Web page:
Mutations in MYOC gene of Indian primary open angle glaucoma patients

Mol Vis. 2002 Nov 15;8:442-8.

Abstract

Purpose: Glaucoma is the second leading cause of blindness worldwide after cataract. Defects in the myocilin gene (MYOC) have been shown to be associated with Primary Open Angle Glaucoma (POAG), the most common form of the disease, especially in its juvenile form. Most of the reported mutations in MYOC are in POAG patients of Caucasian origin. A few studies have been reported on Asian patients (such as Chinese, Japanese, and Koreans) but none from the Indian subcontinent. The purpose of this study was to investigate the molecular basis of POAG among Indians, using MYOC as the candidate gene, and broaden our understanding on the pathogenesis caused by MYOC.

Methods: Fifty-six unrelated POAG patients, comprising 39 sporadic cases and 17 patients having familial history for POAG were enrolled in this study. The coding sequence of the gene was amplified by polymerase chain reaction (PCR) using genomic DNA from 30 POAG patients, followed by sequencing of the PCR products. Nucleotide changes were detected by identifying double peaks in the chromatogram due to heterozygosity and pairwise BLAST analysis of the sequence output data against the normal copy of the MYOC cDNA. Alteration of restriction sites due to nucleotide changes was identified. Twenty-six patients (not sequenced) and controls were screened for nucleotide changes by allele specific restriction digestion of the PCR products followed by separation of the digested DNA fragments by polyacrylamide gel electrophoresis.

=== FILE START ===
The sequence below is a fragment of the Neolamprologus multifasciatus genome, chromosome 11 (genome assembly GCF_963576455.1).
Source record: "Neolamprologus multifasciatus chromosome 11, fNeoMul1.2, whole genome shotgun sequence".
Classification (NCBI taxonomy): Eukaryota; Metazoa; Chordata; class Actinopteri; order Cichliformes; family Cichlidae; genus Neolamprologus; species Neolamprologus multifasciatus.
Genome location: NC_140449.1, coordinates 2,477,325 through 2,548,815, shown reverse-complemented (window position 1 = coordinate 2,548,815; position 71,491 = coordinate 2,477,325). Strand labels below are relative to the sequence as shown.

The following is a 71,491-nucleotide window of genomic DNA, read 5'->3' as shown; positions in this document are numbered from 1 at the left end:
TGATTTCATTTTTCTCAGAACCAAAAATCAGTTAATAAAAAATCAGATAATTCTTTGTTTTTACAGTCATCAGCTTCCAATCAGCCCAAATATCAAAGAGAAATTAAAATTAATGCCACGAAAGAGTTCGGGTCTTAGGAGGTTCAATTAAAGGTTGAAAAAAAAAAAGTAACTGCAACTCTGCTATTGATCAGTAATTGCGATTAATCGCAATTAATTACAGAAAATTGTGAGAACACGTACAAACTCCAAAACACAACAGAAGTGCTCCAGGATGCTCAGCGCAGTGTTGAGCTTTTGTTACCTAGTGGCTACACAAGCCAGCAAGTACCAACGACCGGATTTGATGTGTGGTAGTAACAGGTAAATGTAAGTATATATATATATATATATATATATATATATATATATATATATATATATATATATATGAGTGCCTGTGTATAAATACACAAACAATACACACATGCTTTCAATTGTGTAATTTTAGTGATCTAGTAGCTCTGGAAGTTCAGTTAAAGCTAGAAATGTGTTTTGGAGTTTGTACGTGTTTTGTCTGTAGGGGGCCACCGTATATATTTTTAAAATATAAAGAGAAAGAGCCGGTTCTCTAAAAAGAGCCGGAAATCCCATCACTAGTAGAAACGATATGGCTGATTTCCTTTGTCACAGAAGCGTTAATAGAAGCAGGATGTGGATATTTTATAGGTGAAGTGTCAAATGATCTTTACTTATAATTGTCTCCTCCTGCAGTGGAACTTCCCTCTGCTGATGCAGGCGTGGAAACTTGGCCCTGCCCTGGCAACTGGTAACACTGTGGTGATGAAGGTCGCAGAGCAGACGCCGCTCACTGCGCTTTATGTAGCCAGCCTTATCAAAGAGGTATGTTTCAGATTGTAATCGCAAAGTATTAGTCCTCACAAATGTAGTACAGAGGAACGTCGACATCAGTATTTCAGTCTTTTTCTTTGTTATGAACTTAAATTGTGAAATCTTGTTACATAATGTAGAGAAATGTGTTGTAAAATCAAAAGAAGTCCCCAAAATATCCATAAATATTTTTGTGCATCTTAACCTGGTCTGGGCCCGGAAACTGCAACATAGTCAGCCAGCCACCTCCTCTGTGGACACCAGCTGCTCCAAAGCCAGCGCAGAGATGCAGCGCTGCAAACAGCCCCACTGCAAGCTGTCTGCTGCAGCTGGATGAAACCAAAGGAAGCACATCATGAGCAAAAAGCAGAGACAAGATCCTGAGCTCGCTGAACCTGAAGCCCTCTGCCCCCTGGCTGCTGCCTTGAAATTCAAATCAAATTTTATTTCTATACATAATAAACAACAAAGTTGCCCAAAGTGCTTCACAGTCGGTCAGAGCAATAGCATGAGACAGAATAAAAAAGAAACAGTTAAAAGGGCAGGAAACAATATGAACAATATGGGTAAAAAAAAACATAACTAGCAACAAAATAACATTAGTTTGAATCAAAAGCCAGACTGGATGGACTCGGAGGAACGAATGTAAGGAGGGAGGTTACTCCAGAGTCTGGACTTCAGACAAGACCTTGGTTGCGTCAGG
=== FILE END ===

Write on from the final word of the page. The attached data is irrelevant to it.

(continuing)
Results: From a pool of 56 unrelated POAG patients two mutations were identified. A putative novel mutation (144 G->T; Gln48His) of a conserved amino acid was detected in the exon 1 of MYOC from three unrelated patients but none in the 51 control samples examined. The other mutation (1109 C->T; Pro370Leu), located in exon 3 and detected in a family affected with POAG, cosegregated with the disease and was not present in control samples. Two single nucleotide polymorphisms (SNPs) were identified; one in the promoter region (-83 G->A) and the other in the coding sequence (227 G->A; Arg76Lys). These two SNPs were found to be highly heterozygous both in the control (0.480) and the patient (0.477) populations, and were observed to be in linkage disequilibrium.

Conclusions: The presence of a novel non-conservative change in codon 48 of MYOC in 3 POAG patients, but none in the healthy controls, suggests a causal association of the mutation with the disease, either singly or in combination with other genetic loci. The other point mutation (Pro370Leu) detected in the members of an affected POAG family represents a hotspot of mutation in the gene. Two identified SNPs (-83 G->A and 227 G->A) are not associated with the disease phenotype but could be used as highly informative markers in POAG affected families to determine any causal association of MYOC with the disease, and for identification of presymptomatic carriers in the family, where applicable. A comparison of our data with other studies revealed that these two polymorphisms are in complete linkage disequilibrium among Asians, but not among other ethnic groups studied so far.

Publication types

  • Research Support, Non-U.S. Gov't

MeSH terms

  • Adolescent
  • Adult
  • Aged
  • Child
  • Cytoskeletal Proteins
  • DNA Mutational Analysis
  • Electrophoresis, Polyacrylamide Gel
  • Eye Proteins / genetics*
  • Female
  • Glaucoma, Open-Angle / ethnology
  • Glaucoma, Open-Angle / genetics*
  • Glycoproteins / genetics*
  • Humans
  • India / epidemiology
  • Intraocular Pressure
  • Male
  • Middle Aged
  • Point Mutation*
  • Polymerase Chain Reaction
  • Polymorphism, Single Nucleotide / genetics

Substances

  • Cytoskeletal Proteins
  • Eye Proteins
  • Glycoproteins
  • trabecular meshwork-induced glucocorticoid response protein